La Volcada’s San Andrés wrapper shows a strong cedar aroma, backed by notes of musk. On the foot, there is a surprisingly complex aroma of black cherry cola, mountainous pine, and Belgian funk (as you’d expect from a saison or Trappist-style ale). The pre-light draw is on the firm side, bringing more notes of black cherry, joined by hickory, raw tobacco, and horse blanket (yet another descriptor borrowed from the Belgian beer scene).
Dull pepper is the first sensation when lighting, like uncracked black peppercorn on the tongue. The smoke is somewhat light, airy, and papery, with enjoyable flavors and less-than-ideal burning brush characteristics taking turns throughout most of the cigar’s first inch.
The cigar is roughly medium in strength, flavor, and body, being somewhat generic, though showing glimpses of its potential intermittently. Through a medium-firm draw (7/10), La Volcada shows a medium-light smoke output, being somewhat thin and wispy in texture. A wavy, sometimes canoeing burn brings flakey stacks of ash, typically lasting from one to one and a half inches. Most of my samples needed touchups or relights as the ash fell; luckily, this also seemed to kick the cigar into gear.
Moving past the one-inch mark, the cigar suddenly becomes much more intense. Dark and fruity syrup is the first noticeable upgrade, joining the suddenly-diminishing spices. This combination lasts long on the finish through the cigar’s retrohale, combining to create a sort of spiced Christmas pudding effect. As the spices smooth out, other nuances are given a chance to shine, such as SweeTarts candy. When this dissipates, it is replaced by Baileys Irish Cream (emphasis on the cream), complete with a bubbly, alcohol-like buzz in the retrohale. The cigar’s midsection really proves to be its strong point, as additional flavors of hickory, anise, and beef jerky round out the steady progression of this portion.
The cigar begins to strengthen passing the halfway mark, ramping up to medium/full strength (eventually finishing at full), full flavor, and medium/full body. Unfortunately, the smoke often dwindles in this region and relights/touchups are required once more. Aside from near-harsh and charcoal-like notes, the final moments are of charred oak and dark toast.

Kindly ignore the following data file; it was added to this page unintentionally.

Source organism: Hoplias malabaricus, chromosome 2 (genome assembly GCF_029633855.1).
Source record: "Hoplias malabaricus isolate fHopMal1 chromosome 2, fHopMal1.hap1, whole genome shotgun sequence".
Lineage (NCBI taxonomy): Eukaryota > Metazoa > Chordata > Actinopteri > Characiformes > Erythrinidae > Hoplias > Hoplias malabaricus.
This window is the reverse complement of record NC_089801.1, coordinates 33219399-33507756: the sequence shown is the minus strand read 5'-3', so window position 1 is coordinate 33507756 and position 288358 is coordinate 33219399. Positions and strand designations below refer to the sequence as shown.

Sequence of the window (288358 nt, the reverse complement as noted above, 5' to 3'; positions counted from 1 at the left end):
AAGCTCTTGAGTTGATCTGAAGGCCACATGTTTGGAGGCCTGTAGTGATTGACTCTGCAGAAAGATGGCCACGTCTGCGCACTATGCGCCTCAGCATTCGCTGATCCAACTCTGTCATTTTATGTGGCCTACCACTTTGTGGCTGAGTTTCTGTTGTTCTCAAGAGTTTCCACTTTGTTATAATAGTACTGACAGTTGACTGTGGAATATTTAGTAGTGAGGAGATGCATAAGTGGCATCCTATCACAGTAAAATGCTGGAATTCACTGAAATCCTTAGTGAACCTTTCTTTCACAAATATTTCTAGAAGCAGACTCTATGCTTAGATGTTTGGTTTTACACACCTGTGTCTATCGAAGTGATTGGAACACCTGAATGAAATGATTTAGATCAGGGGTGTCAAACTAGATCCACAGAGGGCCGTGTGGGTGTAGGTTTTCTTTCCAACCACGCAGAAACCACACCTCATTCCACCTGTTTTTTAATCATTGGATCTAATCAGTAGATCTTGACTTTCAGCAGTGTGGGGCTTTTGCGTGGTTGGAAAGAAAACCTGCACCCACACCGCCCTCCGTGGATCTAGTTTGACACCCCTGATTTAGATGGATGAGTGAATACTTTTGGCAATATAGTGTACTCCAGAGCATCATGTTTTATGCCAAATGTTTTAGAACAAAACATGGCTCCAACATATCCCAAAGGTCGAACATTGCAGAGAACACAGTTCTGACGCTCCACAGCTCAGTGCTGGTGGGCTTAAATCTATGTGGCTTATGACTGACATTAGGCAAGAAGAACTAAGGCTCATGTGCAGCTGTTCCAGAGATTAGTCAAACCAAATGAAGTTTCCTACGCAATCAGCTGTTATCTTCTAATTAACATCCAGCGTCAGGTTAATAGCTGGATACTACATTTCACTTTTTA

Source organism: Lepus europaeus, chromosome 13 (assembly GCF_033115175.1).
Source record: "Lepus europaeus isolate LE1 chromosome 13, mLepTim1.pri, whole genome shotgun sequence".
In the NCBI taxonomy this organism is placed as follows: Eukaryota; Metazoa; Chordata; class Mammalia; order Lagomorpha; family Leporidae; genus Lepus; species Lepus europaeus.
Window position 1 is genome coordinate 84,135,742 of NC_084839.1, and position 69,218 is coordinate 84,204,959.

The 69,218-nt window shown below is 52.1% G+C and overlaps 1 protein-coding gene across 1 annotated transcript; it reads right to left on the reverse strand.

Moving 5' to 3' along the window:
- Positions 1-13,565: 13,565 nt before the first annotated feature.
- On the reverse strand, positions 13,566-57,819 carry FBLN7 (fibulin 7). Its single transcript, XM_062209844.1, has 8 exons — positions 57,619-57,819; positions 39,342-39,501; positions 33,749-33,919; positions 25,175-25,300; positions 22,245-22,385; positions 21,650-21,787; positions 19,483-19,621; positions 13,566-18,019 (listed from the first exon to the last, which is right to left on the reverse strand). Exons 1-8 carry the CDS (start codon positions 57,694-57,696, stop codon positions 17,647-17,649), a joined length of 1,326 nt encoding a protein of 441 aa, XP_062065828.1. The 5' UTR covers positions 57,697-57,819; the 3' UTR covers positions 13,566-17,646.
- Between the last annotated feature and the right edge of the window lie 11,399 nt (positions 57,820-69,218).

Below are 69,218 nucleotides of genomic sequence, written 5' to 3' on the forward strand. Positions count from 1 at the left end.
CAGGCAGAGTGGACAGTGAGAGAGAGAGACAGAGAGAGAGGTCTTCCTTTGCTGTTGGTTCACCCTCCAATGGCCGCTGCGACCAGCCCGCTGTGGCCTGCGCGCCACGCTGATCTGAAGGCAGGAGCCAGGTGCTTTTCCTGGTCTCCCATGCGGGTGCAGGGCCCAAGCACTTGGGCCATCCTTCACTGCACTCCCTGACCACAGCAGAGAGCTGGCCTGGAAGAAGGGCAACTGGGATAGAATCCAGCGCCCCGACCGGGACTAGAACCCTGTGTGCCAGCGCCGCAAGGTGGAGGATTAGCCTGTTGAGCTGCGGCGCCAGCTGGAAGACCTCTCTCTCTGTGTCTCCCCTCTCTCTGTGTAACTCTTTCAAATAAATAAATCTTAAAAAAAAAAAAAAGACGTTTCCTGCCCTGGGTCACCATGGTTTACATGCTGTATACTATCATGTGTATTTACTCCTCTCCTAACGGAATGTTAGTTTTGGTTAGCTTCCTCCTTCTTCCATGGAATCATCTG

Would I Smoke This Cigar Again?
Yes, perhaps on a once-per-month basis. I’ll admit, I’m not usually the biggest fan of LFD’s smoking profiles, but La Volcada’s strong midsection, complete with its dark and fruity syrup-like flavors, helped to sway me. This is a nighttime smoke that I’d recommend enjoying right after a nice steak dinner.
- Cigar Dojo used different reviewers for each cigar in LFD’s unofficial series, including La Nox, Andalusian Bull, and La Volcada.
- Personally, I would rank La Volcada as the best of the three (La Volcada > Andalusian Bull > La Nox).
- Cigars were intended for an October 2017 launch but were delayed until spring 2018.
- Three cigars were smoked for review (from multiple sources), with all sharing the theme of slow starts and strong midsections.
- Flavor: Full-Minus
- Strength: Medium / Full
- Body: Medium / Full
- Stone Fruit Syrup
- Charred Oak
- Smoke Time: 2 hours, 5 minutes
- Pairing Recommendation: Zinfandel wine, Disaronno liqueur, cola, old fashioned cocktail
- Purchase Recommendation: 5 – 10 cigars
- Deep, long-lasting flavor
- Balance of strength and flavor
- Slow Start